You are using an outdated browser.
Please upgrade your browser
and improve your visit to our site.
Skip Navigation

Will Biden’s Obsession With Compromise Poison His Agenda on LGBTQ Rights?

An opaque court filing in an anti-LGBTQ discrimination case has advocates asking if this administration will “bargain down” the rights of students to reach an uneasy peace with Republicans.

Joe Biden, wearing a surgical mask and standing in the Oval Office, adjusts his jacket after signing an executive order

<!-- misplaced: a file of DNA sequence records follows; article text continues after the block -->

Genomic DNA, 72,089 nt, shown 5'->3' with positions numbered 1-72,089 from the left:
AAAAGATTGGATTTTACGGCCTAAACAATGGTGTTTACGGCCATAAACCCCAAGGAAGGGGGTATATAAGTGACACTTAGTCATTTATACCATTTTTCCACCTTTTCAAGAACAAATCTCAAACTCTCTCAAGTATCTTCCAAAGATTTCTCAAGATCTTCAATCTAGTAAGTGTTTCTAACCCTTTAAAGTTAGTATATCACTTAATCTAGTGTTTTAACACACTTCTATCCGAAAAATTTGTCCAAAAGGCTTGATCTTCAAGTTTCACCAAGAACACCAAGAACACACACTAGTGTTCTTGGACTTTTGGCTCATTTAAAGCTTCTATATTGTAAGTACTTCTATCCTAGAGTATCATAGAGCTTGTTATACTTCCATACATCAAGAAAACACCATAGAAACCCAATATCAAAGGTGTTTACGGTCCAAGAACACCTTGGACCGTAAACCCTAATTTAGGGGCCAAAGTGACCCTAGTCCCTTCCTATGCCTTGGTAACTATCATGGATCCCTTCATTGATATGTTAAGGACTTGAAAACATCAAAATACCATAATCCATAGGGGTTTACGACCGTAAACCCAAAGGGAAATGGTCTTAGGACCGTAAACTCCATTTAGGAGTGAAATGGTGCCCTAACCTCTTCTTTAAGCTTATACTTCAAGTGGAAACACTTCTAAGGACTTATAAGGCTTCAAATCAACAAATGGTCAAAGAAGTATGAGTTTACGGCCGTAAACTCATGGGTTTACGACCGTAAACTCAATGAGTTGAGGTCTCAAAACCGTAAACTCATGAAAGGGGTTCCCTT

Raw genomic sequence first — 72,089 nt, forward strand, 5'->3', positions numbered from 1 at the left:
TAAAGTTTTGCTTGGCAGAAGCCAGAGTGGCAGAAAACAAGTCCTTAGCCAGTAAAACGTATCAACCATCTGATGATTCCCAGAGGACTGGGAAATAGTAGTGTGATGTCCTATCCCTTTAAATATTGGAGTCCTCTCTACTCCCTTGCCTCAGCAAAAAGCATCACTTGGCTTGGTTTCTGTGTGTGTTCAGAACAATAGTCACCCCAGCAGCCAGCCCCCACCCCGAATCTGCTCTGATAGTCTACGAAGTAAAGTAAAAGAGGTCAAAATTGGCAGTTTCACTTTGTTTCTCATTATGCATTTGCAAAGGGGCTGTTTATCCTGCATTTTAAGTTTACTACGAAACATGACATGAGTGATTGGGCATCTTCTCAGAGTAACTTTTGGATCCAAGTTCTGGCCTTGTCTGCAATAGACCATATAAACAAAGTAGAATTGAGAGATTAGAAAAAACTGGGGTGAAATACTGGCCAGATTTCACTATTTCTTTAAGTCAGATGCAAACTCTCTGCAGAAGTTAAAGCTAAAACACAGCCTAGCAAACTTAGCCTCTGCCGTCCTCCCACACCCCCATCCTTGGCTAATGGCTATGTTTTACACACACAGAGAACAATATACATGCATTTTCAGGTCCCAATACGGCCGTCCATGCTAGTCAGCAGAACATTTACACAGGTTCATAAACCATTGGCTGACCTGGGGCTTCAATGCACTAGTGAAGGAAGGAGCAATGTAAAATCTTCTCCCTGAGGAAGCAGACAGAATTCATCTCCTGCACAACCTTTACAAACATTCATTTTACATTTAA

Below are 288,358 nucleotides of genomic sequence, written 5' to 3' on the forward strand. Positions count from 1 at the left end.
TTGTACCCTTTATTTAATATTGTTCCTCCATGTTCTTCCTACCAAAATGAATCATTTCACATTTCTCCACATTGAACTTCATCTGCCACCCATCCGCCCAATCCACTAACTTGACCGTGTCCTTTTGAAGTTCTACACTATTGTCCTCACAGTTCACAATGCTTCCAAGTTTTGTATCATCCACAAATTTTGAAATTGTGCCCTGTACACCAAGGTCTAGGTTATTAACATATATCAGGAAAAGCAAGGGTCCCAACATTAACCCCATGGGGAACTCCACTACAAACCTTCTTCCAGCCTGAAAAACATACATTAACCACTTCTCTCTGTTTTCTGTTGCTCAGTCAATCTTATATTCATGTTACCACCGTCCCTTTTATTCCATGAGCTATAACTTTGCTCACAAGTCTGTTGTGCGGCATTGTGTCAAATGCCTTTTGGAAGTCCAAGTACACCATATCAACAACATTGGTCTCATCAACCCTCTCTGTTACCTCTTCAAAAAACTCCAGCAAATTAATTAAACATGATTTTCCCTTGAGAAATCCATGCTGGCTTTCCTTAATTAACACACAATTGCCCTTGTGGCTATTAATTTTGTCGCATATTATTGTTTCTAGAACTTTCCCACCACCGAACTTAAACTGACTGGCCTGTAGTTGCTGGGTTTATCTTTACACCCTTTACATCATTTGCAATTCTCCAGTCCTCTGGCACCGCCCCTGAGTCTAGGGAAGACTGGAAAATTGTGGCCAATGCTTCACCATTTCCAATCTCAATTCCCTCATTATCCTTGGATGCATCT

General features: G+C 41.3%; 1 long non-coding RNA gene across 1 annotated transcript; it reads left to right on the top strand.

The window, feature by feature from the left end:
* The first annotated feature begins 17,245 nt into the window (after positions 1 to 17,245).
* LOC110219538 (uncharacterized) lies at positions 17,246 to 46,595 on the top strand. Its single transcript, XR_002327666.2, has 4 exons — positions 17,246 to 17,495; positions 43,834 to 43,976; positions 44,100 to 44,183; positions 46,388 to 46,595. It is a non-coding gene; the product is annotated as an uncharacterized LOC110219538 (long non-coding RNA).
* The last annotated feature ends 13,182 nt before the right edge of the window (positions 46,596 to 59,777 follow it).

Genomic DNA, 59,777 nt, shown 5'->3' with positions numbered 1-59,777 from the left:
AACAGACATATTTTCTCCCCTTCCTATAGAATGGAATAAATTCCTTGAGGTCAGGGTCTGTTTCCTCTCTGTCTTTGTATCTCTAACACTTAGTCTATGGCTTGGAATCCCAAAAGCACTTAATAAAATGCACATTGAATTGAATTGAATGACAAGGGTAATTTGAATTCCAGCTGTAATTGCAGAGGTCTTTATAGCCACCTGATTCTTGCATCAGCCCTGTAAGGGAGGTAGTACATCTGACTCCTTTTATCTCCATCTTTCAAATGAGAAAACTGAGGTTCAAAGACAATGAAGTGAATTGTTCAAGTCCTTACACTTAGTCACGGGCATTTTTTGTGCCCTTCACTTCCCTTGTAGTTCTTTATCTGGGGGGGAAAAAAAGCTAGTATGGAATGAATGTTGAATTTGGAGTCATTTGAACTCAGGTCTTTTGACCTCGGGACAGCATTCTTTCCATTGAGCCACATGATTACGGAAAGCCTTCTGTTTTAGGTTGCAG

Doug Mills/Pool/Getty Images

After a somewhat obscure court filing in an anti-LGBTQ discrimination case, reported Tuesday by The Washington Post, the Biden administration is now facing serious doubts about how far it is willing to go in the fight for LGBTQ rights. The filing doesn’t get into the facts or merits of the legal challenge, but early readings of its language around shared objectives between anti-LGBTQ religious schools and the administration have left media observers and LGBTQ rights groups trying to glean their arguments from it. And in an administration defined in part by fruitless efforts at compromise, figuring out where Biden stands on religious exemptions and LGBTQ rights is critical right now. What does it mean to compromise with religious groups who assert their “right” to discriminate?